By opening her biography in this way, Dykstra reframes the central question of Clover Adams’s life: What prevented her from fully realizing her ambition and potential as an artist?

Dykstra tackles this question implicitly, without allowing it to distract too much from the biographer’s main task: to tell the story of her subject’s life. We learn, in Dykstra’s absorbing narrative, about Clover’s privileged but sad childhood on Beacon Street, her sometimes difficult marriage to the bookish Adams, her family and personal history of depression, and her, at times, overwhelming social obligations. Clover interacted with many of the leading figures of her day: H.H. Richardson, architect of Boston’s Trinity Church, designed her Washington home; Henry James used her as a model for strong female characters in his fiction; Sherman recreated his “March to the Sea’’ for Clover over dinner, using his silverware.

Dykstra contextualizes Clover’s life by providing historical information: for example, about Boston’s waning influence after the Civil War and about the evolution of photography and psychiatry in the late 1800s.

As much as possible, Dysktra uses Clover’s own words to relay her story. She combed through the hundreds of letters Clover wrote to friends and family, especially to her father, physician and social reformer Robert Hooper (plus a cache of previously unpublished missives written by family members). Dykstra mostly resists imagining how Clover felt in facing her infertility and other disappointments, preferring instead to quote her, sometimes to chilling effect. “Ellen,’’ Clover wrote to her sister, shortly before she took her own life, “I’m not real - Oh make me real.’’

Dykstra sometimes shows less restraint in interpreting Clover’s photographs, many of which are reproduced in the book. Some of her critiques illuminate both Clover’s art and her psyche. For example, Dykstra sees in a photograph Clover took of her in-laws - diplomat Charles Francis Adams and his hypochondriacal wife, Abigail - a brilliant visual depiction of their relationship to her: Clover had positioned her subjects such that they seem to be looking down disdainfully at the camera and barring the door to their home. But occasionally, as when Dykstra finds in a portrait of three women, one facing away from the other two, an expression of Clover’s sense of abandonment by her mother (who died when Clover was six) and lack of a daughter, the posthumous psychoanalysis feels overreaching.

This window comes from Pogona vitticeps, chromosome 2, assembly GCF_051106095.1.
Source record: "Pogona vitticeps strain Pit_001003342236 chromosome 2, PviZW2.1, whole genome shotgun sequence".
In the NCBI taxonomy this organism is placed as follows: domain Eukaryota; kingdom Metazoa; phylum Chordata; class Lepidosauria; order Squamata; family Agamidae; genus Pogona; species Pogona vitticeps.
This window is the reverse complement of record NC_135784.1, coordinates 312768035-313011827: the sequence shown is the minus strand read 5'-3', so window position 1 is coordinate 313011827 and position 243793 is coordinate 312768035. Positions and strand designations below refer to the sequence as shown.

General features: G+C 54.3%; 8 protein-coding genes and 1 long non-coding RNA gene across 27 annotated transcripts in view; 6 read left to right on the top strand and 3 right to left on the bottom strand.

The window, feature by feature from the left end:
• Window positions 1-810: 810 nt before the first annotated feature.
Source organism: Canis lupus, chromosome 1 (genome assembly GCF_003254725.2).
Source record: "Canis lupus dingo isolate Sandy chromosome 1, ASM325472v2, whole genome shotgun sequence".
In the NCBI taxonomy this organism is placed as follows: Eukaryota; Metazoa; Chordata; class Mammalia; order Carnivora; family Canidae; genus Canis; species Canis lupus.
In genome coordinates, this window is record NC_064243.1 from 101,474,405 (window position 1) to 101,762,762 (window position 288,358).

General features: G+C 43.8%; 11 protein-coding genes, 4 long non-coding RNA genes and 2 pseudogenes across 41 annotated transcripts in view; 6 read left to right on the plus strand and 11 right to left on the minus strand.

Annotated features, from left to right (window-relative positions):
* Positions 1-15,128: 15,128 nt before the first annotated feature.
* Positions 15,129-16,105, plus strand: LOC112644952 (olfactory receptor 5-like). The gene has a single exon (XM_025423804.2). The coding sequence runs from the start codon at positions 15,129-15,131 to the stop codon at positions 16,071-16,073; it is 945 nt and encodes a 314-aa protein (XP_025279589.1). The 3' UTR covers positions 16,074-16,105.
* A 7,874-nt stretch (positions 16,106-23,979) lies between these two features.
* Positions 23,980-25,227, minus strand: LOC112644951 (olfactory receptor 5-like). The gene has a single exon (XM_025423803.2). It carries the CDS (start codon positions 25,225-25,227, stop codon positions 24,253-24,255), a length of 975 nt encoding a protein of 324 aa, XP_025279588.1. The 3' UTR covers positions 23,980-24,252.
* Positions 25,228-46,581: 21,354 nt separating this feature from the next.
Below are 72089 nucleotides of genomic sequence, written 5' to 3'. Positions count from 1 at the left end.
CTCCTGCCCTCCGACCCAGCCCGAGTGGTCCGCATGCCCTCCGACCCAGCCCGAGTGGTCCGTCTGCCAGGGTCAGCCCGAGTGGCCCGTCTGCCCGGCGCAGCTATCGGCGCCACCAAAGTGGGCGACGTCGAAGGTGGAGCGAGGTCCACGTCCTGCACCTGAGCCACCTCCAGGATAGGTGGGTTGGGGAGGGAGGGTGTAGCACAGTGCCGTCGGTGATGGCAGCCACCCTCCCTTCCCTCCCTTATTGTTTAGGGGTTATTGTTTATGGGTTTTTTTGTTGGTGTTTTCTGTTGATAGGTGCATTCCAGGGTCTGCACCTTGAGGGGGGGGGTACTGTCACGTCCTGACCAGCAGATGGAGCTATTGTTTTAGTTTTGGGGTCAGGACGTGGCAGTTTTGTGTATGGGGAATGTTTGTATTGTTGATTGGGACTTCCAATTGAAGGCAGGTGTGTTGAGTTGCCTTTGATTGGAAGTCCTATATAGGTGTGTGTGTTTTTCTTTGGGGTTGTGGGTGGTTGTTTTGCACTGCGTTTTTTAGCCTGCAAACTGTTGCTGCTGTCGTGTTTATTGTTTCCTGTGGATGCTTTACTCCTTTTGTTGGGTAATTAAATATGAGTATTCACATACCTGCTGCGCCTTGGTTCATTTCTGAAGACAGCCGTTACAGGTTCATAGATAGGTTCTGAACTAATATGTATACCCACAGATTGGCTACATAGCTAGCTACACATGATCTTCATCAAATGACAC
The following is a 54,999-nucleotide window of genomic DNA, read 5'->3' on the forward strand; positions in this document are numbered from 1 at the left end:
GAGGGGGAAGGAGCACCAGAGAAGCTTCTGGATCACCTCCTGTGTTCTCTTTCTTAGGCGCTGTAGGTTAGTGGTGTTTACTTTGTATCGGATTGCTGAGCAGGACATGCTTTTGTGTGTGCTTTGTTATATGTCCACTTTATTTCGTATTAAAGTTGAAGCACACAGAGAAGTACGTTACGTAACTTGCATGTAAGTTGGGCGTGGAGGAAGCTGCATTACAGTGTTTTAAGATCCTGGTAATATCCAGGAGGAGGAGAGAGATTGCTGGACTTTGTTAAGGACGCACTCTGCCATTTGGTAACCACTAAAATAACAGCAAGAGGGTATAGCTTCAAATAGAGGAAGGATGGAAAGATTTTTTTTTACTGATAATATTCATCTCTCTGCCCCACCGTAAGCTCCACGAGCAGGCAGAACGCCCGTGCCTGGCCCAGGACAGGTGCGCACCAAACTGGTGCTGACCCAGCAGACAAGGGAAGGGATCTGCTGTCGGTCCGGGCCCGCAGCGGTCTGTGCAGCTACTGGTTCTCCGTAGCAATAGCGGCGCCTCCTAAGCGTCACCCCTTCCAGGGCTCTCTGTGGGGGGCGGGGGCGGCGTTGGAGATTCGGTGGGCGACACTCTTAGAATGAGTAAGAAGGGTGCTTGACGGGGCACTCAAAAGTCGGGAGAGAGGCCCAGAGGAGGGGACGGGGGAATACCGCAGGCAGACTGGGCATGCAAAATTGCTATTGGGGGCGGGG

No matter. By drawing attention to Clover’s photographs - some of which are quite striking and pre-figure the works of 20th century masters Alfred Steiglitz and Dorothea Lange - Dykstra has done the legacy of Clover Hooper - and the modern reader - a great service.

Suzanne Koven is a primary care internist at Massachusetts General Hospital and writes the monthly “In Practice’’ column for the Globe. Her website is www.suzannekovenmd.com, and she can be reached at inpracticemd@gmail.com.